A letter sent by the Illinois Secretary of State’s Office is forcing local election officials to reassure citizens that they are not required to vote by mail for the November election.
Many residents received a mailed reminder indicating their vote-by-mail applications had not been received.
“A lot of people read it (as) they had to request a vote-by-mail ballot,” said Peoria County Election Commission Executive Director Tom Bride. “So, we have people calling concerned that they didn’t want to vote by mail; they wanted to vote on Election Day, or they wanted to vote early, and (they’re) making sure they still could do that.”
Part of the letter states that a recipient’s “local election authority had indicated that you have not yet applied for a ballot.” Tazewell County Clerk John Ackerman said that makes some people think applying is mandatory.
“Some of the verbiage in there scared residents that felt that they had to vote by mail, or they wouldn’t be able to vote and something that changed,” Ackerman said. “So we’ve been reassuring voters that all of our polling locations will be open on election day.”
Henry Haupt, spokesperson for the Secretary of State’s office, said the letters were mandated by lawmakers.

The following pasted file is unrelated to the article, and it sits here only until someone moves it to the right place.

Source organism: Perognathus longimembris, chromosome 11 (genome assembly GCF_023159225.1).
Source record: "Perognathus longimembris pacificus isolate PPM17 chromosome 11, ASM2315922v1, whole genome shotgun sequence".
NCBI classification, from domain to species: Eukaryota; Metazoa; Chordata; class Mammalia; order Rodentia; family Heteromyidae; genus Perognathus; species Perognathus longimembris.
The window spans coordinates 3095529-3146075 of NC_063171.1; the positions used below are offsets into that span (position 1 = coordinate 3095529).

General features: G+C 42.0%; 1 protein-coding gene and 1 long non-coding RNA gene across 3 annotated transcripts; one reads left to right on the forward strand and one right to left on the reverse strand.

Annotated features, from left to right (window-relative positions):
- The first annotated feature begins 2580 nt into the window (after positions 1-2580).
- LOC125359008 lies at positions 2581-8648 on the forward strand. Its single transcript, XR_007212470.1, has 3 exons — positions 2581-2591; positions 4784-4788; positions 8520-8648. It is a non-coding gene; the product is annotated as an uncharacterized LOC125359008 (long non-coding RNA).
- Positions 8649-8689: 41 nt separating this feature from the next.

“We used the language in the state statute for the Sept. 15 letter,” Haupt said in an email. “As required by state law, there will be a follow-up letter in mid-October.”
Bride said the law passed earlier this summer requires election offices to send vote-by-mail applications to anyone who has voted since 2018. He said it appears the letters sent out on Sept. 15 used a mailing list that was not fully up to date.
“There’s a lag in the data,” said Bride. “The data they were working off of, we submitted by Sept. 1 to the state board, who then transferred to the Secretary of State's office. So we have people that have requested a vote-by-mail ballot in the last couple of weeks, and they were calling to try to make sure that they had.”
Ackerman said his entire staff has spent the past two days fielding inquiries about the letter, resulting in diverted attention that should be directed at preparing mail-in ballots for distribution beginning Sept. 24.
“This is a major mistake on the part of the state of Illinois because I can tell you every election office is pressing right now to get those vote-by-mail applications processed,” Ackerman said. “This mistake has cost local election officials valuable time and resources, answering questions on the phone that would not have come up had this letter not been gone out. It has been extremely detrimental.”
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